Three-thousand two hundred… three-thousand four… three-thousand six… BAM! The Lexus RC F forgets Japanese discretion and screams with joy in the Spanish evening sky, eight cylinders drumming as fast as your heart beats.
Drum again, Yukihiko-san.
In a world where engines are downsizing and turbos are added in multiples, the RC F comes with a relatively old-fashioned 5.0-litre V8 lump up front, but there’s good reason for that. Ask chief engineer Yukihiko Yaguchi why and you get a simple response: “I love cars!”
Or, to put it bluntly, he is a fan of the classic, the pure sports car. And since a turbo engine has no place in a traditional sports car, the F gets a lump of V8 metal that breathes noisily through its induction system, unhindered by a turbo.
So the RC F must be a proper sports car then? Certainly there’s a punch from low revs that sees you pressed firmly in your seat, but the power just continues with a linearity you just can’t find in something that’s assisted by a turbocharger.
Let the revs climb to 3,600rpm and 5.0-litre engine loses its muted discretion as titanium valves open in the exhaust allowing near-uninhibited flow from engine to exhaust tip, which means you get a bellowing roar that makes the hairs on your neck stand on end. It encourages you to use all 477PS such is the utter dominance of the sound, and it gets better as the revs rise. Only once you hit 7,300rpm does the fun stop as the limiter kicks in.
All that power and noise goes to the rear wheels. Four-wheel drive isn’t even an option on this car as that would dilute the pure driving experience, although it does mean visits to Tyre-Shopper happen more frequently. However, the rear axle contains a torque vectoring differential, able to move power between the driven wheels up to a thousand times a second, electronic actuators together with a planet wheel making the hulk of metal easier to handle than you might have assumed.
That assumption is borne from the fact that the RC F weighs close to a not inconsiderable 1.9 tonnes, something that isn’t ideal for the racetrack. However, as I point the long bonnet towards the pit exit at Ascari I find there’s a lot of work to do before we can maximise the performance.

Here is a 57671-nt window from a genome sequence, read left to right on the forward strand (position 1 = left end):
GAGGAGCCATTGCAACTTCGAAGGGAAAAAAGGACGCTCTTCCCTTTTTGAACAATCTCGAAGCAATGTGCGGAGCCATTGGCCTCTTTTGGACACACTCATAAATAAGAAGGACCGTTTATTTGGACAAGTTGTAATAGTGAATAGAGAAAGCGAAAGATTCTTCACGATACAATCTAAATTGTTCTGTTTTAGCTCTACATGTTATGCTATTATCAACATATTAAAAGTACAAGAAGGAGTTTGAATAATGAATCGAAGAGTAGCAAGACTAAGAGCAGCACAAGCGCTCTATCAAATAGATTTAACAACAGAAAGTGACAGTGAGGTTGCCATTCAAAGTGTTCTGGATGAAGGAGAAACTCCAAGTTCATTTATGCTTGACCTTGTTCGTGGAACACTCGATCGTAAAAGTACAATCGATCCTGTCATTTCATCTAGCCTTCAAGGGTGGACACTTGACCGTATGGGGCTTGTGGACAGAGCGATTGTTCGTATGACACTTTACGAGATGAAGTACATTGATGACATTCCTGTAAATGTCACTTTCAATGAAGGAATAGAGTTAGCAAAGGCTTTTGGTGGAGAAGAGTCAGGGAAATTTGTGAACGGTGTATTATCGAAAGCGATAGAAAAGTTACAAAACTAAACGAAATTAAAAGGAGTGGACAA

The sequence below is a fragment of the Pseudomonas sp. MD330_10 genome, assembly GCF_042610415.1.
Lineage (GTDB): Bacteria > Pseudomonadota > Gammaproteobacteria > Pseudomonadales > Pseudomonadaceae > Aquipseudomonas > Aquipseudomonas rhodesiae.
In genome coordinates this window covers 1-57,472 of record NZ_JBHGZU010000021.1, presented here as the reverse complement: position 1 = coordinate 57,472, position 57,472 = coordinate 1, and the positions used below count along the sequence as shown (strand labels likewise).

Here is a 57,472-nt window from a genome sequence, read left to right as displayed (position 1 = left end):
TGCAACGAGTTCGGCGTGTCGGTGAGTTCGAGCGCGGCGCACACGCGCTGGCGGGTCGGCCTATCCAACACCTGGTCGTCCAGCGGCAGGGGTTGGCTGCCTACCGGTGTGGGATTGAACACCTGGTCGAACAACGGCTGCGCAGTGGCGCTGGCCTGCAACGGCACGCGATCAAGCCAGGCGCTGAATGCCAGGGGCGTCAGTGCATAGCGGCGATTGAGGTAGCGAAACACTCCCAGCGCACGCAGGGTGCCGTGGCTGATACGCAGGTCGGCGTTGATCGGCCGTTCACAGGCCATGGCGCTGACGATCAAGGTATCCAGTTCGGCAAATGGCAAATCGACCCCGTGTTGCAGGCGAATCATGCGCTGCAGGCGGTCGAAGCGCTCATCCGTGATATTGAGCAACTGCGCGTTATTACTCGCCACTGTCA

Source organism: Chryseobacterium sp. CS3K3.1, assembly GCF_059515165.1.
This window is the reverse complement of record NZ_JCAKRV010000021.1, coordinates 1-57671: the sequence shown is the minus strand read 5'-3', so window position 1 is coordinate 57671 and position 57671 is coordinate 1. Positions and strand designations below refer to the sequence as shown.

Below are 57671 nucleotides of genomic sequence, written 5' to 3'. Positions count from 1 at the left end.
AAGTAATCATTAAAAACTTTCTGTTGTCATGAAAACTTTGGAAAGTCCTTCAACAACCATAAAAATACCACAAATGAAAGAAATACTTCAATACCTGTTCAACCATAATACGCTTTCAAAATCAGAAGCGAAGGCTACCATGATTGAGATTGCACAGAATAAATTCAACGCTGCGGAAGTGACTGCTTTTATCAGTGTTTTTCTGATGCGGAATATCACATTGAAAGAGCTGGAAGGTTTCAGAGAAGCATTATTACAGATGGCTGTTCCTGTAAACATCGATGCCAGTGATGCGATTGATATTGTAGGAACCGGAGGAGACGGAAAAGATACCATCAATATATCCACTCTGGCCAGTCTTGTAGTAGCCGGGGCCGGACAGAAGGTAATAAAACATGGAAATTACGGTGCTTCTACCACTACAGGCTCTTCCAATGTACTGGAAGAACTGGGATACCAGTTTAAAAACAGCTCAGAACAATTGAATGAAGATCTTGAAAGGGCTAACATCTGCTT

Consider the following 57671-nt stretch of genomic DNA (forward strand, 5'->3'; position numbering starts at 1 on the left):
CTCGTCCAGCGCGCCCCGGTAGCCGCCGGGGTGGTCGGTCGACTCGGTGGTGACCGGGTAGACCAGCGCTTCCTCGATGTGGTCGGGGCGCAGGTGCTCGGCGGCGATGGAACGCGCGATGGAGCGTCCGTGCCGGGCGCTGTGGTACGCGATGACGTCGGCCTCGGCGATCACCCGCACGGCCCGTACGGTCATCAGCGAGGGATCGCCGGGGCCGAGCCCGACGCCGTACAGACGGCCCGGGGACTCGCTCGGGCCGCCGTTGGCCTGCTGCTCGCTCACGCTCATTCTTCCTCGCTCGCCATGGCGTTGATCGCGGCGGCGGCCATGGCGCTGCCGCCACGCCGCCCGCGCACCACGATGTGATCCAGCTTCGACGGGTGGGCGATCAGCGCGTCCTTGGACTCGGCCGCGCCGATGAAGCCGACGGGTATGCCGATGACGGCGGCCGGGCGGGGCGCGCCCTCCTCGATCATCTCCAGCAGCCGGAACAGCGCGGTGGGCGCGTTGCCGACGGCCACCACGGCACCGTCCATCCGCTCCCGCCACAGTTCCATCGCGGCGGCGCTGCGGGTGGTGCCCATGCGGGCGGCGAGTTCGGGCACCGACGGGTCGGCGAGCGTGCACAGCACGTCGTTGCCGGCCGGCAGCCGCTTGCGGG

The torque vectoring differential modes include standard, slalom and track, while there are four ESP modes on offer and a further four settings for the steering and dynamic controls. That’s 48 combinations, but Sport S+, slalom and Expert makes the most sense on the circuit.
Keeping the F in the right one of eight gears means you stay in a sweet spot between 5 and 7,000 revs, never letting the V8 fall in to its ‘economical’ Atkinson cycle. Gears are changed using de rigueur steering wheel mounted paddles, exhaust valves opening to release more of the noise as you do, although they’re not the fastest of shifts. That’s forgiven when you realise how hard the TVD is working.
The Michelin Pilot Super Sport tyres (available from National.co.uk) eventually start giving up, but before the car starts the inevitable understeer more power is placed on the outside rear wheel, releasing the front axle and letting the car hug the inside of the corner, balanced beautifully as you go round.
The systems, while lacking the purity you might want on track, make even an average driver feel like Superman. Physics means nothing, you feel invincible, able to make the car do whatever you wish it to do. It makes you look good.
Away from the circuit, the F turns in to a classic GT. Comfortable air-conditioned seats, heated steering wheel, plenty of toys to play with, and an automatic gearbox that can slotted in to eco-mode leaves you with a relaxed cruiser. Gone is the noise, but gone too is the definition. There’s no longer any character, just a soft mile-muncher that doesn’t please but also doesn’t offend.
In that regard it’s typical of Japanese saloons, and that might put off some buyers who expect a little more drama, a little more involvement.
That’s all very definitely there, but it takes the pressing of a number of buttons to bring out the character of the car. That, and an empty race track.
Then you begin to appreciate the antisocial 5.0-litre V8 engine, the sheer bulk of the car, and the paradoxically pure driving sensation.
In many ways the RC F is an out-of-date dinosaur, sticking a couple of fingers up at the environmental concerns of the world, and this is probably the last generation of motoring where such misbehaving will be tolerated.
However, the fact that Yukihiko-san and his team has produced such a machine makes me happy. Very happy indeed.
|Model tested: Lexus RC F|
Engine: 5.0-litre V8 petrol
Top speed: 168 mph
0-62 mph: 4.5 seconds
Power: 477 PS (471 bhp)
Torque: 530 Nm (391 ft-lb)
|Combined fuel economy: 26.2 mpg
Road Test economy: N/A
CO2 Emissions: 252 g/km
VED Band: L / £485 per year
Car insurance group: 48A
Kerb weight: 1,845 kg